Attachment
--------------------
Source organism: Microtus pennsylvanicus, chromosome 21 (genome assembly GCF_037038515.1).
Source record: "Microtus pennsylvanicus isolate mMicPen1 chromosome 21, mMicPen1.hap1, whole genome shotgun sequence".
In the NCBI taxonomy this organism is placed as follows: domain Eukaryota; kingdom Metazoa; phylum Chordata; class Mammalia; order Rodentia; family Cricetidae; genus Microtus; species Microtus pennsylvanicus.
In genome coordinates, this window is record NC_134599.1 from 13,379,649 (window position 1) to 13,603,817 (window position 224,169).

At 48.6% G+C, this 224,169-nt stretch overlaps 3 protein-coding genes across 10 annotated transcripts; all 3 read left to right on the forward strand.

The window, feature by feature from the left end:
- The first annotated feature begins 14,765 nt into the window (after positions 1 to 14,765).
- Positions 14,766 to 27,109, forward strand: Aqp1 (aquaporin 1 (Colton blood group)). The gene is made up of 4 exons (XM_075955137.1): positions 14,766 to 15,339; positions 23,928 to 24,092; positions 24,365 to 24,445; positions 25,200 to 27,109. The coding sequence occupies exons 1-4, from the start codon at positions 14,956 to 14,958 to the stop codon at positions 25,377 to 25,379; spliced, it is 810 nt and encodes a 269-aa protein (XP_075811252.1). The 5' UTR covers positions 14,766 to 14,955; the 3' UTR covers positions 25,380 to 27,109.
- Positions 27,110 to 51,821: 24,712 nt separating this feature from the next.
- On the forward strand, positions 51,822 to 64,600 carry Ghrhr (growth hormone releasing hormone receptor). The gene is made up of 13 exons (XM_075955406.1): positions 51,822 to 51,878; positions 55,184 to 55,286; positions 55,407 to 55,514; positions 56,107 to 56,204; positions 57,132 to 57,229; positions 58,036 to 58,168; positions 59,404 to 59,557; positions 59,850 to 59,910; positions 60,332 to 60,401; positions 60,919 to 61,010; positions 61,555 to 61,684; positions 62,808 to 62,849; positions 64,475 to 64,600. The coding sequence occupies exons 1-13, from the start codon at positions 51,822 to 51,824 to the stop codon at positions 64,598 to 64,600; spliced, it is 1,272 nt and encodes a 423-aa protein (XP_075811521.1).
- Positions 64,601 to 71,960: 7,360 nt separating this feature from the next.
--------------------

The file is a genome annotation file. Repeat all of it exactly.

Source organism: Microtus pennsylvanicus, chromosome 21 (genome assembly GCF_037038515.1).
Source record: "Microtus pennsylvanicus isolate mMicPen1 chromosome 21, mMicPen1.hap1, whole genome shotgun sequence".
In the NCBI taxonomy this organism is placed as follows: domain Eukaryota; kingdom Metazoa; phylum Chordata; class Mammalia; order Rodentia; family Cricetidae; genus Microtus; species Microtus pennsylvanicus.
In genome coordinates, this window is record NC_134599.1 from 13,379,649 (window position 1) to 13,603,817 (window position 224,169).

At 48.6% G+C, this 224,169-nt stretch overlaps 3 protein-coding genes across 10 annotated transcripts; all 3 read left to right on the forward strand.

The window, feature by feature from the left end:
- The first annotated feature begins 14,765 nt into the window (after positions 1 to 14,765).
- Positions 14,766 to 27,109, forward strand: Aqp1 (aquaporin 1 (Colton blood group)). The gene is made up of 4 exons (XM_075955137.1): positions 14,766 to 15,339; positions 23,928 to 24,092; positions 24,365 to 24,445; positions 25,200 to 27,109. The coding sequence occupies exons 1-4, from the start codon at positions 14,956 to 14,958 to the stop codon at positions 25,377 to 25,379; spliced, it is 810 nt and encodes a 269-aa protein (XP_075811252.1). The 5' UTR covers positions 14,766 to 14,955; the 3' UTR covers positions 25,380 to 27,109.
- Positions 27,110 to 51,821: 24,712 nt separating this feature from the next.
- On the forward strand, positions 51,822 to 64,600 carry Ghrhr (growth hormone releasing hormone receptor). The gene is made up of 13 exons (XM_075955406.1): positions 51,822 to 51,878; positions 55,184 to 55,286; positions 55,407 to 55,514; positions 56,107 to 56,204; positions 57,132 to 57,229; positions 58,036 to 58,168; positions 59,404 to 59,557; positions 59,850 to 59,910; positions 60,332 to 60,401; positions 60,919 to 61,010; positions 61,555 to 61,684; positions 62,808 to 62,849; positions 64,475 to 64,600. The coding sequence occupies exons 1-13, from the start codon at positions 51,822 to 51,824 to the stop codon at positions 64,598 to 64,600; spliced, it is 1,272 nt and encodes a 423-aa protein (XP_075811521.1).
- Positions 64,601 to 71,960: 7,360 nt separating this feature from the next.